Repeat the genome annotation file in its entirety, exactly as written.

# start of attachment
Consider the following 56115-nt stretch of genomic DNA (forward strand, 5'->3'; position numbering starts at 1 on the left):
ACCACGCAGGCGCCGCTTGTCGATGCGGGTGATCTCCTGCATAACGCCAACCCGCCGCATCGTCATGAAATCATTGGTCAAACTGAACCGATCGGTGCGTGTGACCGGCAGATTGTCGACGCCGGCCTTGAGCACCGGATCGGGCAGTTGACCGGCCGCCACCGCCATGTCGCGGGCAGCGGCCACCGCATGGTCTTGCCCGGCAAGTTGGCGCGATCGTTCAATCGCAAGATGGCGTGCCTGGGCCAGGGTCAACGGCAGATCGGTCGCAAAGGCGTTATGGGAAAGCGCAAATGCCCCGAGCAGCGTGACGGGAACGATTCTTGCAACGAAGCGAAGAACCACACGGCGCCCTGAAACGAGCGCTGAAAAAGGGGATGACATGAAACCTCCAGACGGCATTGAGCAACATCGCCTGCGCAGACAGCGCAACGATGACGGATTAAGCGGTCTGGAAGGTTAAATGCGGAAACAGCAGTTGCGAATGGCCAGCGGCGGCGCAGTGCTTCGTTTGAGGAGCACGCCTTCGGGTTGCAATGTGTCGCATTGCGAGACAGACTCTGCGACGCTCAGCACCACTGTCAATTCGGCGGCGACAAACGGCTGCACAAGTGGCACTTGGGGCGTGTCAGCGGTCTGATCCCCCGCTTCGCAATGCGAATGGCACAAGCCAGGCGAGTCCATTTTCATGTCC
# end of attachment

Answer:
Consider the following 56115-nt stretch of genomic DNA (forward strand, 5'->3'; position numbering starts at 1 on the left):
ACCACGCAGGCGCCGCTTGTCGATGCGGGTGATCTCCTGCATAACGCCAACCCGCCGCATCGTCATGAAATCATTGGTCAAACTGAACCGATCGGTGCGTGTGACCGGCAGATTGTCGACGCCGGCCTTGAGCACCGGATCGGGCAGTTGACCGGCCGCCACCGCCATGTCGCGGGCAGCGGCCACCGCATGGTCTTGCCCGGCAAGTTGGCGCGATCGTTCAATCGCAAGATGGCGTGCCTGGGCCAGGGTCAACGGCAGATCGGTCGCAAAGGCGTTATGGGAAAGCGCAAATGCCCCGAGCAGCGTGACGGGAACGATTCTTGCAACGAAGCGAAGAACCACACGGCGCCCTGAAACGAGCGCTGAAAAAGGGGATGACATGAAACCTCCAGACGGCATTGAGCAACATCGCCTGCGCAGACAGCGCAACGATGACGGATTAAGCGGTCTGGAAGGTTAAATGCGGAAACAGCAGTTGCGAATGGCCAGCGGCGGCGCAGTGCTTCGTTTGAGGAGCACGCCTTCGGGTTGCAATGTGTCGCATTGCGAGACAGACTCTGCGACGCTCAGCACCACTGTCAATTCGGCGGCGACAAACGGCTGCACAAGTGGCACTTGGGGCGTGTCAGCGGTCTGATCCCCCGCTTCGCAATGCGAATGGCACAAGCCAGGCGAGTCCATTTTCATGTCC